The arena fills up, and Beatles' Revolution starts playing.

Personally, I'm not a big fan of that opening, so I'm happy when the boots starts marching to the beat of Cover Me, and we can get on with the show.

Set list is no longer a surprise, and there's no need to go through the songs one by one, so instead, I'll list a couple of observations from my (somewhat inebriated) memory of the show.

First of all, I was there with a DM virgin, so I was keeping a close eye on him and his reaction. 

I could tell from the first cord, that he was blown away by the sound quality and the clarity of Dave's vocal.

I remember from Salt Lake City, how I was surprised too, after having watched so many muddled YouTube videos, where it sometimes sounded like Dave was out of tune. Not live. Dave was spot on!

My friend was stomping at So Much Love, confused during A Barrel Of A Gun, feeling the sex in Corrupt and grooving with the Jacques Lu Cont's remix version of A Pain That I'm Used To. Add the opener Going Backwards, and DM had in just five songs already shown him a glimpse of their wide range.

From where we were seated, 5th row center stage, the crowd energy was superb. Lots of fans were surrounding us. There were lots of singing and dancing. The heavy price tag of the tickets was happily forgotten.

After the beautiful Cover Me and while waiting for Martin to sing his first two songs, a guy somewhere behind me immediately gained unlimited street cred by shouting for Boys Say Go. I responded with my request for The Sun And The Rainfall, surprisingly to no avail.

After Martin finished Home there were sporadic attempts for the sing-along, but Dave has already accepted it ain't worth it in the States, so he just thanks Martin and introduces Peter, Christian and Fletch. Too bad, because it's really a magic moment when it works.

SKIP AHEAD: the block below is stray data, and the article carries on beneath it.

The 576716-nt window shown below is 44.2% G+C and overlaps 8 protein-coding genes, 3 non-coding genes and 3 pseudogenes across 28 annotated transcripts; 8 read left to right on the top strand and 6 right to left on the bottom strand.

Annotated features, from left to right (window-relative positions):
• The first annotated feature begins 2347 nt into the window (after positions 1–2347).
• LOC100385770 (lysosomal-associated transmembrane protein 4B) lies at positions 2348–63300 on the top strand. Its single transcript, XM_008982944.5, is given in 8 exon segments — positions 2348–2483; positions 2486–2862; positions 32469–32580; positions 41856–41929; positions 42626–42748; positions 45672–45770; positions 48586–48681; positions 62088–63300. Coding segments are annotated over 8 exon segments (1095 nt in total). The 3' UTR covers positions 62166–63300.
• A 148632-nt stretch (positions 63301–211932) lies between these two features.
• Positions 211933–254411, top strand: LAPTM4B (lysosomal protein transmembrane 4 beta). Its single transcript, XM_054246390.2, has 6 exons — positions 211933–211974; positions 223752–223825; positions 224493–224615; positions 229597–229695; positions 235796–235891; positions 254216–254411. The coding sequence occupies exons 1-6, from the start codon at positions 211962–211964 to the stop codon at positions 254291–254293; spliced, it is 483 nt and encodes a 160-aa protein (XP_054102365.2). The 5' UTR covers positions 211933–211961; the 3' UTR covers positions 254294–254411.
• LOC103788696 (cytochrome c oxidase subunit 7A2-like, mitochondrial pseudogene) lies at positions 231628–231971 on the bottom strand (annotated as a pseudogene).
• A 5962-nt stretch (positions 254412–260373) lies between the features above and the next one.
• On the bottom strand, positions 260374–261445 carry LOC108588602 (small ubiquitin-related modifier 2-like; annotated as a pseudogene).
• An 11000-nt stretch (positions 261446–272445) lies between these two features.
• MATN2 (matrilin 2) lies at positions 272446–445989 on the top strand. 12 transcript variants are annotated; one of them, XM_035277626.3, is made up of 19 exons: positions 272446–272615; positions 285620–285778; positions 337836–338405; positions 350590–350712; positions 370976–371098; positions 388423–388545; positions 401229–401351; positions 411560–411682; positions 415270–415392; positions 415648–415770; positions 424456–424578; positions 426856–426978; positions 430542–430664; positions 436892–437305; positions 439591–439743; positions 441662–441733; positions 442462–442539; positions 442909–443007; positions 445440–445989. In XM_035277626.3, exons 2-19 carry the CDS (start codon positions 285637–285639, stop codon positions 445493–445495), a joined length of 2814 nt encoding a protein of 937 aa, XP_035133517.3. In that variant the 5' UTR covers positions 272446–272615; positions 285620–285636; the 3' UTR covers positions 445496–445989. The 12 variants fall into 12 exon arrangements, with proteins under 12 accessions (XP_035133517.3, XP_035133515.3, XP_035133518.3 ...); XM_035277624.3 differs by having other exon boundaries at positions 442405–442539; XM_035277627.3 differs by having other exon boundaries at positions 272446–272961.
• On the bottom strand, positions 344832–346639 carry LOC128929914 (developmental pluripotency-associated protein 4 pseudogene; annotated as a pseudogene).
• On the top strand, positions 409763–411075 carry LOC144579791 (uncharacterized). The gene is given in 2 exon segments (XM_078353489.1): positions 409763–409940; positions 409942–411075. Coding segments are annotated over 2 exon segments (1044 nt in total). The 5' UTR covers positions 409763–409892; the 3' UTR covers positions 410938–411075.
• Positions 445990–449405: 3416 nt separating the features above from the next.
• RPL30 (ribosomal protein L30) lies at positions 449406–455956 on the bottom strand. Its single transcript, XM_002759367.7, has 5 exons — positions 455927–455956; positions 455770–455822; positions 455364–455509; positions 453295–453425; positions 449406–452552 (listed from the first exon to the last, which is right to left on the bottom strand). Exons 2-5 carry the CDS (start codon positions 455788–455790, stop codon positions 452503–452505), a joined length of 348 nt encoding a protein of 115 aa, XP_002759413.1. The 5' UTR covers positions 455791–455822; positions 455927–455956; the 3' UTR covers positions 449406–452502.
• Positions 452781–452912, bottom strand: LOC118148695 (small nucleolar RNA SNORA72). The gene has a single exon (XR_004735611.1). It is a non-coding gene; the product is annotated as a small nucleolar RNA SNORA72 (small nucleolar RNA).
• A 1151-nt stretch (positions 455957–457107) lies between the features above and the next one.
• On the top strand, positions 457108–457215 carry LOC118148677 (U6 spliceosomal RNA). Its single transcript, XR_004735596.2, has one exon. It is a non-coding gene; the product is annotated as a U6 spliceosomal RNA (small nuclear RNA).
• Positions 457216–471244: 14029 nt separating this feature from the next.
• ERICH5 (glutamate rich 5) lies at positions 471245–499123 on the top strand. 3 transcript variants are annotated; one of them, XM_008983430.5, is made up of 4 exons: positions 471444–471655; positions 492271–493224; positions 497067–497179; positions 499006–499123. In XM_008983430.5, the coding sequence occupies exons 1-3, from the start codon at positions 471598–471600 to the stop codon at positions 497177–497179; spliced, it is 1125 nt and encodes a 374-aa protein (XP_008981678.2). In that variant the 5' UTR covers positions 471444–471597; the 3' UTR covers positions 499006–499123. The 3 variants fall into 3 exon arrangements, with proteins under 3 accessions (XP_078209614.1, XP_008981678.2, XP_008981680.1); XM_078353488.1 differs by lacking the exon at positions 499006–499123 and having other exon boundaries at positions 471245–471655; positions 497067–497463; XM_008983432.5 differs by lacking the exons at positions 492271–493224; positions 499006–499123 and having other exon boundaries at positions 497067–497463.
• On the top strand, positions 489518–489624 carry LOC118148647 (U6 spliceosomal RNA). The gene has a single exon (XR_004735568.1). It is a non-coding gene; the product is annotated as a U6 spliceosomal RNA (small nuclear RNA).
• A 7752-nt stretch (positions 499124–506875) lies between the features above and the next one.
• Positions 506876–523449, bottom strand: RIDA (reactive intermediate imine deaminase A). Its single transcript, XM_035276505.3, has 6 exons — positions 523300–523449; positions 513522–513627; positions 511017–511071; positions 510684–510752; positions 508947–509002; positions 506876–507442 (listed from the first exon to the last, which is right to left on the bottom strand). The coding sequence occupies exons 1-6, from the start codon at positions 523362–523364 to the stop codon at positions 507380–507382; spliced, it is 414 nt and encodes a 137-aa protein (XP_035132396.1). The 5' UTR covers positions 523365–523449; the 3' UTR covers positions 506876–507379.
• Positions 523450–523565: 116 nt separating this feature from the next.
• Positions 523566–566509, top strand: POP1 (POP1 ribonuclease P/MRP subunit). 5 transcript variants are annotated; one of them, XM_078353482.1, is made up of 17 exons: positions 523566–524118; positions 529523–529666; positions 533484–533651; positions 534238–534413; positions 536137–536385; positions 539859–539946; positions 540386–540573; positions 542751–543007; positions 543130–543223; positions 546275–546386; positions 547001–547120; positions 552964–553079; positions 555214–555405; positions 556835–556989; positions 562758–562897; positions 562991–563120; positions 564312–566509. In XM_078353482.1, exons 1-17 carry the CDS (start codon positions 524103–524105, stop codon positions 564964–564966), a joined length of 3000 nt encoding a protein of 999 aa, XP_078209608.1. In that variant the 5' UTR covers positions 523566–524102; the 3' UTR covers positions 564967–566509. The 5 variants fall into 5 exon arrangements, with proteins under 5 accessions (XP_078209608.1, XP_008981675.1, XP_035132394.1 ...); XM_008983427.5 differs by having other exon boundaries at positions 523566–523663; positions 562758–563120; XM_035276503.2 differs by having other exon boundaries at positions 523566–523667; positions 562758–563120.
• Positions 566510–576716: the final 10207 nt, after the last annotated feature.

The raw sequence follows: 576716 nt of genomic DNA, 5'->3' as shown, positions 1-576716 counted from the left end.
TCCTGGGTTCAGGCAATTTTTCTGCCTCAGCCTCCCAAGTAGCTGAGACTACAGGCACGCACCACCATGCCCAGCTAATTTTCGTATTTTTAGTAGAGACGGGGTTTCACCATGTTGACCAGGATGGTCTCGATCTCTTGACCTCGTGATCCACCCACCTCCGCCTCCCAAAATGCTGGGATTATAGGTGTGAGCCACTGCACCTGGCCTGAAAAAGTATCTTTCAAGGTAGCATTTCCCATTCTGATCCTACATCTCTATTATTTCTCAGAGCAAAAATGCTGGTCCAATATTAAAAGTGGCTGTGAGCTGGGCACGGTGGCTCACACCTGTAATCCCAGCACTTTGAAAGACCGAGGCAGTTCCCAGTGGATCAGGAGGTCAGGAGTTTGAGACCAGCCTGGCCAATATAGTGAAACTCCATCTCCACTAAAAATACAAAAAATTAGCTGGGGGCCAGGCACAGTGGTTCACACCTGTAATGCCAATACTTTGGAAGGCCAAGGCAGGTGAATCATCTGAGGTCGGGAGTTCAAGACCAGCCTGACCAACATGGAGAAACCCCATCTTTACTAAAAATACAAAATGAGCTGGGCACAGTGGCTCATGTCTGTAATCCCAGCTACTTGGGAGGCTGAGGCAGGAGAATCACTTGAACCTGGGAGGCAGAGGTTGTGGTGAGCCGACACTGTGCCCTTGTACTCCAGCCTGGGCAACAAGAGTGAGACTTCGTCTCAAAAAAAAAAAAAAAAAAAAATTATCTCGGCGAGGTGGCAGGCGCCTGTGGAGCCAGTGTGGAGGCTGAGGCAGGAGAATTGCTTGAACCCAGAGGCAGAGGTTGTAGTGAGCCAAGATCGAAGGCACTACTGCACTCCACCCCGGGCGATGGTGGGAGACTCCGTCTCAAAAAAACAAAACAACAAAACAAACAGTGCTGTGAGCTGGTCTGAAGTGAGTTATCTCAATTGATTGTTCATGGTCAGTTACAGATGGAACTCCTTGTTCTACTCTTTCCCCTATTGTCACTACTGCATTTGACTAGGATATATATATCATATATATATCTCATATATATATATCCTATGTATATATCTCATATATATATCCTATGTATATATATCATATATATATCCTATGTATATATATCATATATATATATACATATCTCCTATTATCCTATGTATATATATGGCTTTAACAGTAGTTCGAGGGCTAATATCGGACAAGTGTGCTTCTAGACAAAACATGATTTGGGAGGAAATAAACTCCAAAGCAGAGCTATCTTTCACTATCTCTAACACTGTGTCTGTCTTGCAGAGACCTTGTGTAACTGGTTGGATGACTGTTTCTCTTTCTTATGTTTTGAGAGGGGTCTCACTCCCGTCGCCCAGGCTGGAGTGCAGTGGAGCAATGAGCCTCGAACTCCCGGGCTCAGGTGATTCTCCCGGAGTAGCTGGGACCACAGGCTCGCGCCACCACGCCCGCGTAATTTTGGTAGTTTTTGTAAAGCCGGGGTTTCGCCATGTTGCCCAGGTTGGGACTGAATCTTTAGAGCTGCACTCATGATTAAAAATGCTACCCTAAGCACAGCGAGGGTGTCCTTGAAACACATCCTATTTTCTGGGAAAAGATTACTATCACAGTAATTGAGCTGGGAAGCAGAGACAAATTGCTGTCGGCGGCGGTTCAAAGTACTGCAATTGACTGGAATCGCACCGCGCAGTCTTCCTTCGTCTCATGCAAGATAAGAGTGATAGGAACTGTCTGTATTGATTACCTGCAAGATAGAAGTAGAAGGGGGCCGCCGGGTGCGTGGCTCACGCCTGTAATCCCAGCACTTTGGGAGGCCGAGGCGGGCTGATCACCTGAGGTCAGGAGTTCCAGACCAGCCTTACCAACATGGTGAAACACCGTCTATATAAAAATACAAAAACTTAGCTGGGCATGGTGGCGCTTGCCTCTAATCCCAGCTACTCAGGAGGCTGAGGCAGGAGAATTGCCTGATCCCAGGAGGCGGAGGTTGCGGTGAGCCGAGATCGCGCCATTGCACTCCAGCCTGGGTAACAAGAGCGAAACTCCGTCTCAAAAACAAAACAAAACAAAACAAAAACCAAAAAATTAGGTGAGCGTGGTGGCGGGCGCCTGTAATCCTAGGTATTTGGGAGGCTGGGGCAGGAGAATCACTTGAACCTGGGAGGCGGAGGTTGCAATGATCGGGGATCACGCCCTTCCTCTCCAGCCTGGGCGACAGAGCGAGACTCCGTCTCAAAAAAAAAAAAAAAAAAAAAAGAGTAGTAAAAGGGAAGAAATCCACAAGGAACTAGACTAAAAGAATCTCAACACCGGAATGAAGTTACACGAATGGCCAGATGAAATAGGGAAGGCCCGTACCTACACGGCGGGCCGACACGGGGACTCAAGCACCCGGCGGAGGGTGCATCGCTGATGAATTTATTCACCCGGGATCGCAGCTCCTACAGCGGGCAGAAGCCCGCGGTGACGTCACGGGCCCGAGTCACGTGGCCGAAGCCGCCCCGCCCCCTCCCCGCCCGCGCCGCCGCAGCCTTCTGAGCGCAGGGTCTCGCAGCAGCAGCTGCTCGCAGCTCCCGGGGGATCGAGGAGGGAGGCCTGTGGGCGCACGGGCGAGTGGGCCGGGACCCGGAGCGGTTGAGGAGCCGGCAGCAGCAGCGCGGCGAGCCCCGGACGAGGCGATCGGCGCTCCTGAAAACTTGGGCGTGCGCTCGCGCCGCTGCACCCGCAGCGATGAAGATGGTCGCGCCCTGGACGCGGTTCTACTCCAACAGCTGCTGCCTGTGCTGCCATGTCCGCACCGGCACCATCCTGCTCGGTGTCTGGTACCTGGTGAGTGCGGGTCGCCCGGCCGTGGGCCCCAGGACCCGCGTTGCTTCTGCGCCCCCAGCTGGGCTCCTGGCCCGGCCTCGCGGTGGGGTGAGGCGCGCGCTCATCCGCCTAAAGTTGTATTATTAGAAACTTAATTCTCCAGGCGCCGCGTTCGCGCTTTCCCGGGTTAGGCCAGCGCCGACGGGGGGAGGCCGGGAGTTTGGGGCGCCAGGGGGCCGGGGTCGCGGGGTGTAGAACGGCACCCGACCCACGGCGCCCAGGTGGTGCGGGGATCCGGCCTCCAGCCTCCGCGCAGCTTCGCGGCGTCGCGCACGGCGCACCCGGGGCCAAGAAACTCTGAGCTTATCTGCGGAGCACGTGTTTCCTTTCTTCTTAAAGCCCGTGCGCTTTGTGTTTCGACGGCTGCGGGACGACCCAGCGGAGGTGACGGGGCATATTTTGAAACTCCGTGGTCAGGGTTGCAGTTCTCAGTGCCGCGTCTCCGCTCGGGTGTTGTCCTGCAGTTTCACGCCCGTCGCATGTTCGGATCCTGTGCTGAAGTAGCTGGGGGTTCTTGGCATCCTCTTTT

Next follows my restroom break. Poison Heart does nothing for me, so it gives me a chance to unload and refill. That usually brings me back in my seat in time for Where's The Revolution, giving me a couple of songs to get ready for the show to go in over drive.

I don't know who's responsible for the new intro to Everything Counts, maybe musical director Kerry Hopwood? But whoever it is, he or she deserves a medal.

It's amazing and right down my alley. Imagine if they went straight into Get The Balance Right after the grabbing hands sing along is over. They could totally do it when Dave signals to Christian to start hitting the bass drum during the sing along.

Sorry, I went off on a tangent there. Back to the show.

It's funny how Dave and Peter during Everything Counts almost heckle Martin before Martin's first keyboard part comes up. He has messed that up a couple of times on the tour, so now, they almost freeze, while staring intensely at him, waiting to see if he gets it right. Then everyone laughs.

The arena is jumping (from my vantage point, anyway) through Stripped, Enjoy The Silence and Never Let Me Down Again. What a way to end the main set, but I could definitely do without the shirt gun. It's taking too much away from the most iconic and sacred Depeche Mode moment/ritual.

Before the encore, the arena lit up with cell phone lights. Appropriate for what Martin was to deliver next. Somebody always goes down incredibly well in the States considering it is a ballad sung at a large arena show.

I think they could easily swap "Heroes" and Walking In My Shoes, and get a better flow in the encore, but that's just me.

Personal Jesus is the perfect end to a great show. The crowd hopes for more, but it's "See You Next Time", and the lights come on.

My virgin friend took his time as we left the arena, and I had asked him what his overall thoughts were on the show and the band.

After being in deep thought for a while, he came up with the following nugget: "No one else plays music like this. I don't really know how else to describe it".

I just nodded, and smiled. He got Depeched.


Thanks Mads.